New Grant Creates Opportunities to Increase Diverse Voices in Course Materials

The Affordable Learning Exchange (ALX) is expanding their scope this autumn by piloting a racial justice grant. This new opportunity will support instructors who are incorporating assignments, resources and approaches for teaching students about issues facing Black Americans and other marginalized groups. Grant winners will infuse their curricula with diverse voices and invite conversations around racial justice across disciplines and Ohio State campuses.

Nine grant winners were selected to receive $500 to support their efforts in incorporating a racial justice component into their course this fall. All newly added resources will be open or made freely available, supporting our efforts to reduce the cost of course materials at Ohio State.

SĂ©bastien Proulx - Design, Columbus

Dr. Proulx will build a framework for existing resources by choosing project topics to advance reflection around racial justice. In addition, all projects selected for the senior thesis will be required to include issues pertaining to diversity.

Adrienne Hopson - Biology, Mansfield

Dr. Hopson will include topics related to experiences with healthcare and nutrition and food access, as they relate to women and people of color, particularly Black people in the U.S. Issues such as access, insurance, diagnosis, treatment and doctor interactions will be discussed.

David Stein - Educational Studies, Columbus

Dr. Stein will include a module on inequities in distance education, related to the intersection of race, income, availability to the internet and tools needed to access online instruction. The module will explore online education’s unintended hidden racial bias in the design and delivery of instruction.

Peggy Lindsey - English, Ohio State ATI

In this developmental writing course, Dr. Lindsey will include several readings related to diversity and inclusivity. Students will read, summarize and synthesize these readings to create collaborative and individual essays analyzing depictions of race and gender in advertising. She will also employ anti-racist pedagogical practices such as labor-based assessment and contract grading.

Timothy Bussey - Political Science, Newark

Dr. Bussey will teach students about the impact of colonialism in African politics, while also explaining how the legacy of colonialism impacts U.S. foreign policy today. They will conclude the course with a stand-alone activity, which will center discussions of anti-racism and anti-imperialism.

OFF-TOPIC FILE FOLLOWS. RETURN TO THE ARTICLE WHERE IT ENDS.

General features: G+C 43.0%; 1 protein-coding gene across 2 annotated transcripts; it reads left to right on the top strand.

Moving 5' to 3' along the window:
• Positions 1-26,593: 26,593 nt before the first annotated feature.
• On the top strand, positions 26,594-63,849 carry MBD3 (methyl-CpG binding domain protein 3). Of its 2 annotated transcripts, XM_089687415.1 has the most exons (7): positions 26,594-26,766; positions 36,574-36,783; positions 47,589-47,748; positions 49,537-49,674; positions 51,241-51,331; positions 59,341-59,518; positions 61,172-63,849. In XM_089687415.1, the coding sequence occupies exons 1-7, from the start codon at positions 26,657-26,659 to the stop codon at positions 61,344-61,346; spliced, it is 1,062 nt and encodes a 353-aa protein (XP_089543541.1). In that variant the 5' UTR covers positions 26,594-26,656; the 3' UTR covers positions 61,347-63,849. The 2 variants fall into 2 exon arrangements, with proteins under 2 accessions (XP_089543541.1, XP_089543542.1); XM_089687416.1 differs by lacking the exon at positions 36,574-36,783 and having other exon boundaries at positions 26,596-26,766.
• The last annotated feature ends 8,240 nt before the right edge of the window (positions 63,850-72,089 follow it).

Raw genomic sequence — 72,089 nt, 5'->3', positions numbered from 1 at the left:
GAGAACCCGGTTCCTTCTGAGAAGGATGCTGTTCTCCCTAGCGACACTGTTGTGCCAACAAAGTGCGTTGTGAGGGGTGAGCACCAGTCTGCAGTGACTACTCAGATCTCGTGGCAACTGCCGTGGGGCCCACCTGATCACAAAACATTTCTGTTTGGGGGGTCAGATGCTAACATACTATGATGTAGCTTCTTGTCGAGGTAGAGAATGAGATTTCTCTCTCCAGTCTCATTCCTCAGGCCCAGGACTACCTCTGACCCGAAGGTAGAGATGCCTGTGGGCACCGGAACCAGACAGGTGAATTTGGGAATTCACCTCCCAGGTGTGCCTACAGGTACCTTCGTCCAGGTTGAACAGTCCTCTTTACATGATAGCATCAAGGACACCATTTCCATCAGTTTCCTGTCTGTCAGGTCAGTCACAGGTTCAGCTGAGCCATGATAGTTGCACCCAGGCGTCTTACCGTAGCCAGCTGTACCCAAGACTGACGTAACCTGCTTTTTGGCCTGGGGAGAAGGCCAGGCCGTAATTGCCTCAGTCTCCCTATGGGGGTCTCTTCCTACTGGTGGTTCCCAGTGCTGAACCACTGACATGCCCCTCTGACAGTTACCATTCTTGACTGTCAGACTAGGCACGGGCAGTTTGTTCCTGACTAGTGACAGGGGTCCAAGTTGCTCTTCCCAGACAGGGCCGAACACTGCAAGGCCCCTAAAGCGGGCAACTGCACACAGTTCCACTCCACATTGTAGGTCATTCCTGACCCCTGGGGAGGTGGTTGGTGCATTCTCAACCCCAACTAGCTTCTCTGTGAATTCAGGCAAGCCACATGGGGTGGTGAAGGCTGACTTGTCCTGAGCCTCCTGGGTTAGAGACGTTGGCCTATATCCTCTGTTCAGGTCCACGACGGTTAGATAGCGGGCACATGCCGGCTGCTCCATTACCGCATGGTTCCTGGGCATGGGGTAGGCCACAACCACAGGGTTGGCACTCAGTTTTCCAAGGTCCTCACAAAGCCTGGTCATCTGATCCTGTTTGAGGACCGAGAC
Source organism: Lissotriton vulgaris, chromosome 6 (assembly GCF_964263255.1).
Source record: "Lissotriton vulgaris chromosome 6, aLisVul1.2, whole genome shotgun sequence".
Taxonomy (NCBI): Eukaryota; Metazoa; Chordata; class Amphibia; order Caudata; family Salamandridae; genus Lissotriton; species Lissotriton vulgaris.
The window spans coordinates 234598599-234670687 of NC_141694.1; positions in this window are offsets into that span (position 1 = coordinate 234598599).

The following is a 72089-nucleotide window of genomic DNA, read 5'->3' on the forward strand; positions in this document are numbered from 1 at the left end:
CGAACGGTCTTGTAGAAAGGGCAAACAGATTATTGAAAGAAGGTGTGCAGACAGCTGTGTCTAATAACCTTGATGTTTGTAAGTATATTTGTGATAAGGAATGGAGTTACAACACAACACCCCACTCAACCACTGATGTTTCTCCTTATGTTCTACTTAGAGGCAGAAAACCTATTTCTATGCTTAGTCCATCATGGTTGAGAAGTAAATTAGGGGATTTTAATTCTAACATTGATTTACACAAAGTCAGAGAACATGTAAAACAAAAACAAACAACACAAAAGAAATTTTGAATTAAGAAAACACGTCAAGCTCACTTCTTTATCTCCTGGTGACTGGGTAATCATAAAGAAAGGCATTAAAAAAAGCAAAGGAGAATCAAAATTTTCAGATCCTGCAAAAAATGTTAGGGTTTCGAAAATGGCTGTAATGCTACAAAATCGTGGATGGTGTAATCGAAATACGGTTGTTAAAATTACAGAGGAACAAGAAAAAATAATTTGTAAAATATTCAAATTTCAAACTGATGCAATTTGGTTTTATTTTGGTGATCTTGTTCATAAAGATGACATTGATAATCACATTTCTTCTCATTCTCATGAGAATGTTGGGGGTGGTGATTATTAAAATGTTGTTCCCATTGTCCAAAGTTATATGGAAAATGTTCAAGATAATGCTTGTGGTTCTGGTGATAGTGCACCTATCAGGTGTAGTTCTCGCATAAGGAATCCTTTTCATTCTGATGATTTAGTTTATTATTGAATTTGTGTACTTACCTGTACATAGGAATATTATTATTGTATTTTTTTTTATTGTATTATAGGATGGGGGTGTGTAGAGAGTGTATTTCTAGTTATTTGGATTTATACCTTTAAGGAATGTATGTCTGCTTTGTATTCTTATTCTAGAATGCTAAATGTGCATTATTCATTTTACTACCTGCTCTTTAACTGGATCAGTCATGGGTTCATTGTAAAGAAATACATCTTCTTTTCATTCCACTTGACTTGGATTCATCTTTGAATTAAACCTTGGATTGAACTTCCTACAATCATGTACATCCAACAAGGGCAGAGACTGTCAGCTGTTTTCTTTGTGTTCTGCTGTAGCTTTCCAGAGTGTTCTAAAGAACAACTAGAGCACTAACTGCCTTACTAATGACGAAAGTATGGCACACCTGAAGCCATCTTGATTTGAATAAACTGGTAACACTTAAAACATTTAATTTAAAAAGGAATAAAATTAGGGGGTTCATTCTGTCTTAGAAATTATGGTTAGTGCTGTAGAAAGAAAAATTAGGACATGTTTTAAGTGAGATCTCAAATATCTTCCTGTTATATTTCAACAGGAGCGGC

Mark Moritz - Anthropology, Columbus

Dr. Moritz will expand on the curriculum on race and racism already taught in four introductory Anthropology courses, while developing an overarching framework to provide a comprehensive approach across subfields. He will also develop workshops for graduate teaching assistants, to better prepare them to teach these topics.

Don Terndrup - Astronomy, Columbus

Dr. Terndrup will look at statistics on minority enrollment in Astronomy and Physics at Ohio State vs. minority enrollment in STEM courses nationally, and will discuss with students the discipline of Astronomy and the ways it both provides opportunity and limits those opportunities variously in ways that are correlated with other factors such as race, gender and economic status. In the longer term, Dr. Terndrup will examine how these discussions of racial or gender justice can affect student attitudes and retention, or whether there are differences in student response for first-year students vs. more advanced majors.

Melissa Beers - Psychology, Columbus

Dr. Beers will compile and develop a module for Intro Psych on racial justice, stereotyping and prejudice aligned with course learning objectives. The module will incorporate current and cutting-edge research at Ohio State while highlighting faculty, graduate student, and undergraduate student work in this area. She will also form a small working group to develop a module or series of Canvas modules on these topics that could be inserted into all sections of the course (approximately 25) in future semesters.

Jasmine Roberts - Communications, Columbus

Roberts will include inclusive writing outcomes in her course and employ the conscious writing framework with her students to teach inclusive writing practices. Students will be required to write a feature article on a marginalized group, particularly one of which they are not a member. She will also incorporate her own original work on digital activism and the Black Lives Matter movement and its implications.

During the autumn semester, the ALX team will gather feedback from faculty, students and administrators to assess outcomes, with the intention of expanding the offering in the future. A list of resources, assignments and teaching topics explored by grant winners will also be made available to the university community.